ObamaCare SCOTUS Reaction: Why Not Find a Way to Make the Benefits Worth the Price?
I was going to let bmaz handle the ObamaCare debate. But then I read this Jonathan Cohn piece–which asks whether SCOTUS’ likely decision to strike down the mandate will delegitimize the court. And I had to respond.
Cohn started his discussion on legitimacy last week with this post. In addition to, as bmaz argues, downplaying the importance of the limiting principle, Cohn describes how a named plaintiff in the case, Steven Hyder, explained his involvement in the case. Cohn focuses rather more on Hyder’s incoherent TeaParty rhetoric…
“It’s a complete intrusion into my business and into my private life,” he told me. “I think it’s one big step towards a socialist society and I’m purely capitalist. I believe in supply-side economics and freedom.”
Than on his more basic description of why he hasn’t bought health insurance…
He said his motive was straightforward. He’s opted not to carry health insurance because he doesn’t think the benefits justify the price, and he doesn’t want the government forcing him to do otherwise.
I’m rather more interested in this “straightforward motive” bit: Hyder says the benefits don’t justify the price.
I have no idea what Hyder’s income is, but remember that for around 16 to 19% of people affected by the mandate, buying health insurance would only limit, but not eliminate, the possibility of medical bankruptcy, without making health care for serious but not life-threatening problems financially accessible. That chunk of people would not be able to afford to use the insurance for anything more than the guaranteed preventative care and catastrophic care. And yet they would be asked to pay up to 8% of their income for this badly inadequate insurance.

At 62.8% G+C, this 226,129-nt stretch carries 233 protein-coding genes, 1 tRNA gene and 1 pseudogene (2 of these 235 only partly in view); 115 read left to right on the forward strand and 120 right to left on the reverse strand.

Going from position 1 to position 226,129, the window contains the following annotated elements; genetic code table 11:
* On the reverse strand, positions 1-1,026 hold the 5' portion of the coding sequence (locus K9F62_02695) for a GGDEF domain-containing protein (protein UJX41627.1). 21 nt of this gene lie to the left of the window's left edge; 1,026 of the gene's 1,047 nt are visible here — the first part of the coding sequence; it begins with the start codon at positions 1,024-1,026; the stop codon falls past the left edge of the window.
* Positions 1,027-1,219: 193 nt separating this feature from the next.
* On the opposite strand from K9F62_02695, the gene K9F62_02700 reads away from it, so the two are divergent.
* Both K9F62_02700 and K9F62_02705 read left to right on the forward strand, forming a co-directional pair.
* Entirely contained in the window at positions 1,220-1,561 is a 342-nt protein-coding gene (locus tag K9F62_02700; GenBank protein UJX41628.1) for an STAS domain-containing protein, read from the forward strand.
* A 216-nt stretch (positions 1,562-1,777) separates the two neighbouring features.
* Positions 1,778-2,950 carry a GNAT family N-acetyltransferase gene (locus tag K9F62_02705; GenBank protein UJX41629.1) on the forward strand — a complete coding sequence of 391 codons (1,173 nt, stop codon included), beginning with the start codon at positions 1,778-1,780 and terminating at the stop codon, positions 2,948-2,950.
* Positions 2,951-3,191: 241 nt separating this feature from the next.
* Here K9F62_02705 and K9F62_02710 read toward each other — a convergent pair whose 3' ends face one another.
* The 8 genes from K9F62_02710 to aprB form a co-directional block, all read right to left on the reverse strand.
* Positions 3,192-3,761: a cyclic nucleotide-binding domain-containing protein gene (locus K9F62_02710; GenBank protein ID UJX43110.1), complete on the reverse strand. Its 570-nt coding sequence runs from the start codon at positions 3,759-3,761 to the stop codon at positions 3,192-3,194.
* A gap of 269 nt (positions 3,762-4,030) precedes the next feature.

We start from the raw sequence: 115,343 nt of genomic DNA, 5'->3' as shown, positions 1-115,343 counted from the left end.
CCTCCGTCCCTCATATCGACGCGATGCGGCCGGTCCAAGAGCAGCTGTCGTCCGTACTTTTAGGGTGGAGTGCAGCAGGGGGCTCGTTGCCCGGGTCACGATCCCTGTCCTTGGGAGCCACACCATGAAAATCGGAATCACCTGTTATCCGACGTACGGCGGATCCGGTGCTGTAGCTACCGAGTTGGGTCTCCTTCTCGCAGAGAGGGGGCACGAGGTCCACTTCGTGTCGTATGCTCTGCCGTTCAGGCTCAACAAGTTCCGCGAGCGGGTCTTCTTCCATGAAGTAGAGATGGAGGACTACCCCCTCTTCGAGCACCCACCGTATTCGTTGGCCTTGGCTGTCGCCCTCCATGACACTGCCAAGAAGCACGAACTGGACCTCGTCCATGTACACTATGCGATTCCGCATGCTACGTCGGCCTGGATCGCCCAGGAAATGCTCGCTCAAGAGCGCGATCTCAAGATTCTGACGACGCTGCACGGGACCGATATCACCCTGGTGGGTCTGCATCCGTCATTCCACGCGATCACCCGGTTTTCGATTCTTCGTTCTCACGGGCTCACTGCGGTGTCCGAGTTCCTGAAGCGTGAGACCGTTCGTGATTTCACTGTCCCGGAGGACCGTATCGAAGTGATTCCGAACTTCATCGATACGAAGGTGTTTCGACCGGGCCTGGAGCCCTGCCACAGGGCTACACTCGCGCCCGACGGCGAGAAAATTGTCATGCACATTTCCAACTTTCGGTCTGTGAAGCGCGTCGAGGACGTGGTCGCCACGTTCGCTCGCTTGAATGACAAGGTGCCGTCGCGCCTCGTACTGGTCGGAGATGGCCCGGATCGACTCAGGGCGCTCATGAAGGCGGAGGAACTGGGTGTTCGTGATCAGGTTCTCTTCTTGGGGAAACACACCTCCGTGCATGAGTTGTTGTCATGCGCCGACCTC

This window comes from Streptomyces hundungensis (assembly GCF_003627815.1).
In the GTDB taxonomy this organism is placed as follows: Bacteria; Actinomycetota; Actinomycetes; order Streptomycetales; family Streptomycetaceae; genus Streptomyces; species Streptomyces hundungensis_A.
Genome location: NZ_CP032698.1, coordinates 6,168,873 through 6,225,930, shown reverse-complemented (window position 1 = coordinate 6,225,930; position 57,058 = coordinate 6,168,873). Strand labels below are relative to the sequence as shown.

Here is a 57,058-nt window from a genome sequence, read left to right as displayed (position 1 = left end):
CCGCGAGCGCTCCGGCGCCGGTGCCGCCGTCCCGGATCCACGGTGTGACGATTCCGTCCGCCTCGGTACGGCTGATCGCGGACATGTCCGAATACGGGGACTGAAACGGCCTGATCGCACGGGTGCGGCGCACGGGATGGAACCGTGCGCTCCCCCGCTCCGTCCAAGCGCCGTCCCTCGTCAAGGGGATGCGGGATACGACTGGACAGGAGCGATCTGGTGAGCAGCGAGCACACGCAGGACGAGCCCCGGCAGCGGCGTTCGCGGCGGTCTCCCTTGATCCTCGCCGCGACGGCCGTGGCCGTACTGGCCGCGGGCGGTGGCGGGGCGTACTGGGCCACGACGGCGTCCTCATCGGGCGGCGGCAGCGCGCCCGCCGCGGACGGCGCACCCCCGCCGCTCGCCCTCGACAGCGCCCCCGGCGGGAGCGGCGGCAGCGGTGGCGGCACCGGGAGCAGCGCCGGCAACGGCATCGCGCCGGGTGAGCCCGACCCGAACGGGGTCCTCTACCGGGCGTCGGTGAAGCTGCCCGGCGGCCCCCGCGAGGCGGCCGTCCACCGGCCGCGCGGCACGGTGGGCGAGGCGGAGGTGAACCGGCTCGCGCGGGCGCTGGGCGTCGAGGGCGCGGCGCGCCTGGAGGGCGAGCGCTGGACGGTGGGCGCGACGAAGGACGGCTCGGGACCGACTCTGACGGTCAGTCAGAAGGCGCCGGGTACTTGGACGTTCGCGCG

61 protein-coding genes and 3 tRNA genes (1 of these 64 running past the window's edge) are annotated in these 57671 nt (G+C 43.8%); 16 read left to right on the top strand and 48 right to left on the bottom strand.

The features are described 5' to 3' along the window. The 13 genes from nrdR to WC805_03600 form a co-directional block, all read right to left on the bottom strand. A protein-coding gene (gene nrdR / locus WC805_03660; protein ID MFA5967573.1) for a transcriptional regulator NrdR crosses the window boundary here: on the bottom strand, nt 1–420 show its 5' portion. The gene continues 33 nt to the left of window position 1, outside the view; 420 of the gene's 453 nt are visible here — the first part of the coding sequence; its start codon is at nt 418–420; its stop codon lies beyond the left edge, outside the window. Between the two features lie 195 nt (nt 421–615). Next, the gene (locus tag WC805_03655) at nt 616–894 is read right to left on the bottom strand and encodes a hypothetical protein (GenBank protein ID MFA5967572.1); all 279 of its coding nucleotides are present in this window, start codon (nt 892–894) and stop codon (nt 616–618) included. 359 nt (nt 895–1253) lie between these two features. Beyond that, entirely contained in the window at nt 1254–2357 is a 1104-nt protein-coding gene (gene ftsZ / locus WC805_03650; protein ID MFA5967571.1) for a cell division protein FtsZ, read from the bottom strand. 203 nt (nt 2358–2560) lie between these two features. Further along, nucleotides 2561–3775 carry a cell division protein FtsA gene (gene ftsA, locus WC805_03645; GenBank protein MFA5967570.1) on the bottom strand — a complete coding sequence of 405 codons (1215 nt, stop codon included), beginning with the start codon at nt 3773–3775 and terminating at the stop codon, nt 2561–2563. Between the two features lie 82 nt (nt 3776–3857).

Hyder may spout TeaParty rhetoric that makes it easy to dismiss him, but he also points to one of the realities of health insurance in this country: it is very expensive and for many people, its benefits may not immediately justify the cost.
With all that as background, let’s turn to Cohn’s catalog of opinions on whether SCOTUS’ decision will delegitimize the institution (note: Cohn doesn’t say whether he thinks SCOTUS will throw out just the mandate or the whole kit and kaboodle, which seems rather important, but the Administration’s own choices and arguments about severability may be responsible if the latter occurs).
To summarize the arguments Cohn lays out (these are my summaries–apologies for any distortions of the views portrayed):
Cohn: Overruling an act of Congress should erode the Court’s authority.
David Bernstein: The ruling won’t undermine the Court’s legitimacy because those who might object to it–liberal journalists, lawyers, and activists–have too much invested in the Court to make the case.
Scott Lemieux: The ruling won’t undermine the Court’s legitimacy because a significant chunk of elite opinion and a majority of the public would find the decision legitimate. And also, the ruling won’t lead to anything better because the insurance companies, which are the key agent, won’t let anything better arise.
Andrew Koppelman: The ruling will undermine the Court’s legitimacy because it will “force” Obama to spend “millions of dollars worth of television ads trying to persuade the American public that the Republicans on the Court are a bunch of despicable political hacks” and negative advertising works.
Of note, look at the differing emphasis on who has agency to affect the Court’s legitimacy: the liberal commentariat, insurance companies, and Obama.
Cohn ultimately ends his piece with the question of agency, noting,
Public perceptions of this case, and the Supreme Court, are not some static reality. How people react to the final ruling will depend a great deal on what they hear and read, directly and indirectly. And that’s true no matter what the Court decides.